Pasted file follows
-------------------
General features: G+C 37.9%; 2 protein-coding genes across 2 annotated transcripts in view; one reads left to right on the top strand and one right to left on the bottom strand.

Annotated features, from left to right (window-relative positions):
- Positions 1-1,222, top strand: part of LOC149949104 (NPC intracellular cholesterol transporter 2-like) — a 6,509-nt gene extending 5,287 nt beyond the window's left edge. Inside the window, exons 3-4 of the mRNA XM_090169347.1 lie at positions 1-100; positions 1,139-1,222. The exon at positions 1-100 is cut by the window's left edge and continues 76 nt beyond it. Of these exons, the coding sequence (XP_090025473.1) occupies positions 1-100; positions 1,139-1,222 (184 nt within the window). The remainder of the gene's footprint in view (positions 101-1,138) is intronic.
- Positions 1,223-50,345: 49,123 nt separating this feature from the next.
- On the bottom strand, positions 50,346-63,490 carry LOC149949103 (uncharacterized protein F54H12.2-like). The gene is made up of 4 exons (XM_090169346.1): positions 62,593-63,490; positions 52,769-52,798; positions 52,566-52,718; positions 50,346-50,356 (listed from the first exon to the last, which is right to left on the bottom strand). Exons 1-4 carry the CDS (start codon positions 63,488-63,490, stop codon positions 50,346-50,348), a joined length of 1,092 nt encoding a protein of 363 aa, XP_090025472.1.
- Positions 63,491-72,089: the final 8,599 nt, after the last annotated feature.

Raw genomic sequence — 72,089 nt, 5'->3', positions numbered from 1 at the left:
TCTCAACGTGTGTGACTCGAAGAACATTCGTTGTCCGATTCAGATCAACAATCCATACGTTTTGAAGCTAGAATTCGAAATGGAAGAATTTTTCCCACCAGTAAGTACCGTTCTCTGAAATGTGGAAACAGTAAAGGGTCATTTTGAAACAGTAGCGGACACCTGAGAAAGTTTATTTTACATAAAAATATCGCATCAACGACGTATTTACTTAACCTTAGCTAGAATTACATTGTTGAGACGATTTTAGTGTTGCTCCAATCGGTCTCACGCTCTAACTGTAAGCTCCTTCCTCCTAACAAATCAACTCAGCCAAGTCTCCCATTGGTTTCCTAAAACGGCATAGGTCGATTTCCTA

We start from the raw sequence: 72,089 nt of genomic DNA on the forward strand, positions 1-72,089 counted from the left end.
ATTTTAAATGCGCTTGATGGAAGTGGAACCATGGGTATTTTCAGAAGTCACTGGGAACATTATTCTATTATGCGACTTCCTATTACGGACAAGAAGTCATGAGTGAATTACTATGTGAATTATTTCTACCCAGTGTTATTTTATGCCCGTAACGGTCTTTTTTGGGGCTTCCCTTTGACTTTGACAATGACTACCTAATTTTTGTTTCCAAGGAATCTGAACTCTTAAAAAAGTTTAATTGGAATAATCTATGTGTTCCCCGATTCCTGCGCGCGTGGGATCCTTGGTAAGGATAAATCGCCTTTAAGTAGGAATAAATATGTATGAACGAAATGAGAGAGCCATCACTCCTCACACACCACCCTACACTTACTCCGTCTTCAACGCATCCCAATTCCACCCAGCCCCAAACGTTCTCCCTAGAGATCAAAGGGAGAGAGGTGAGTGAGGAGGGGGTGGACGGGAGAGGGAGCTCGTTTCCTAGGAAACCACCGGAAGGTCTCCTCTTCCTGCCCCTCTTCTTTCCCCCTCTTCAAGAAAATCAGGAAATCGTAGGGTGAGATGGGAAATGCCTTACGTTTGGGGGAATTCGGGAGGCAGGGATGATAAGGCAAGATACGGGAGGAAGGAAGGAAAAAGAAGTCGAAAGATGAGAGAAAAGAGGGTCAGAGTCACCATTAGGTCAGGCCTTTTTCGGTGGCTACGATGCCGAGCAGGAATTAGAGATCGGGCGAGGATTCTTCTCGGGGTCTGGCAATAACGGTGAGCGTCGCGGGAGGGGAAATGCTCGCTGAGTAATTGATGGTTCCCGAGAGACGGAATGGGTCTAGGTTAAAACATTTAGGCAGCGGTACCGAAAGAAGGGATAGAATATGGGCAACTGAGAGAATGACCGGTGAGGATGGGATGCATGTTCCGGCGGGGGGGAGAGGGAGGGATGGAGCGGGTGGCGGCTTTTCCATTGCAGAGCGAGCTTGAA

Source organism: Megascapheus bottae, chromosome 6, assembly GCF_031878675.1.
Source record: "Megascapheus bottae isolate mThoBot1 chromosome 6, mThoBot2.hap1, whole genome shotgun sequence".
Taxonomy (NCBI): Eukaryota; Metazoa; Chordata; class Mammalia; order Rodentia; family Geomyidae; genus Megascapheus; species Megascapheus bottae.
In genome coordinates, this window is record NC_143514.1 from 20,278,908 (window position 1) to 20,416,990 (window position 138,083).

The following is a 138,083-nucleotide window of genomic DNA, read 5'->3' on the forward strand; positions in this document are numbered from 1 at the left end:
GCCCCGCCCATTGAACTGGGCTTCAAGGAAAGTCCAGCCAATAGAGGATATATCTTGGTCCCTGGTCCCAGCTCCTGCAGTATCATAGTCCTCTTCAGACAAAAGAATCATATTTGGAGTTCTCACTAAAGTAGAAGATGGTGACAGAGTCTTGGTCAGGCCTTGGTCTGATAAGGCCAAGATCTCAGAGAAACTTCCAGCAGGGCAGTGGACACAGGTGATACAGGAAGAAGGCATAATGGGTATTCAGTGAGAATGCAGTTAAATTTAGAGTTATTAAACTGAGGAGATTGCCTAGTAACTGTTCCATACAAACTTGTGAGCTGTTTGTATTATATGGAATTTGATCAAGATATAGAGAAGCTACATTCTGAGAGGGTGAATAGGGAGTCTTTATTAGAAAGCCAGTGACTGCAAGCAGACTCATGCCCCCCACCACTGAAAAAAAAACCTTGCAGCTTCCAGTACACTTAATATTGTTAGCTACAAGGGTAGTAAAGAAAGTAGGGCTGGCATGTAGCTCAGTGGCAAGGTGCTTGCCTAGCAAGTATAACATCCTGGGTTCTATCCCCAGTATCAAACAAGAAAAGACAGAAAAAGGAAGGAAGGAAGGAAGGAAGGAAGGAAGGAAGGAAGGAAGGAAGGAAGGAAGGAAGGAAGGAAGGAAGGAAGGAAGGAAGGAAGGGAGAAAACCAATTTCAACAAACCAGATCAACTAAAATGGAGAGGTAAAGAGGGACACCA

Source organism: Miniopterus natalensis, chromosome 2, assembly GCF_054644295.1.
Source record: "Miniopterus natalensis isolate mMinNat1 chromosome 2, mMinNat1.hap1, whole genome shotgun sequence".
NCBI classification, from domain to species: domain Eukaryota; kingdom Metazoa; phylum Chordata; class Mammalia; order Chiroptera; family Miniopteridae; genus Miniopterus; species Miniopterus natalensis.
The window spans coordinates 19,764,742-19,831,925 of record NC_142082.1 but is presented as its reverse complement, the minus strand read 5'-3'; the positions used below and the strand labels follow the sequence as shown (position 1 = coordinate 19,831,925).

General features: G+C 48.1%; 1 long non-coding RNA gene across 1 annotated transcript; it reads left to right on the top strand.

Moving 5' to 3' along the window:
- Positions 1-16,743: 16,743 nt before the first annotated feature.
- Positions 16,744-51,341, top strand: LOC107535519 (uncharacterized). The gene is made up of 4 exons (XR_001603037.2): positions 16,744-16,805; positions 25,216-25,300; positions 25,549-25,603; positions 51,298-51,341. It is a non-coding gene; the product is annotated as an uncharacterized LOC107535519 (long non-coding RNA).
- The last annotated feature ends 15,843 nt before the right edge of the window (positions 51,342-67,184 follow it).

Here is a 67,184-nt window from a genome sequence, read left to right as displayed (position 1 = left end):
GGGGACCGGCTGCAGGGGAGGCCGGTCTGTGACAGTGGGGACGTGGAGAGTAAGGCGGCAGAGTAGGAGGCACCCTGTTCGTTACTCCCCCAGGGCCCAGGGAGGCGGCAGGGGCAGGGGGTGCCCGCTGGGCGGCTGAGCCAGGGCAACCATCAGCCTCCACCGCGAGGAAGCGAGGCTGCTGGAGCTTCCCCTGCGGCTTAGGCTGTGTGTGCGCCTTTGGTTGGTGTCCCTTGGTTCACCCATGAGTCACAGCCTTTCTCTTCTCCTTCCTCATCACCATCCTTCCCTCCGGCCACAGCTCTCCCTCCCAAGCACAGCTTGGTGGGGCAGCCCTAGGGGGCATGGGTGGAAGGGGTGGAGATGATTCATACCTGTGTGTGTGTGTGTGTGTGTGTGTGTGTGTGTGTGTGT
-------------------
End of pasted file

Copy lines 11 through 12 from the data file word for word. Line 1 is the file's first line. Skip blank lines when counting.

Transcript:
Source organism: Megascapheus bottae, chromosome 6, assembly GCF_031878675.1.
Source record: "Megascapheus bottae isolate mThoBot1 chromosome 6, mThoBot2.hap1, whole genome shotgun sequence".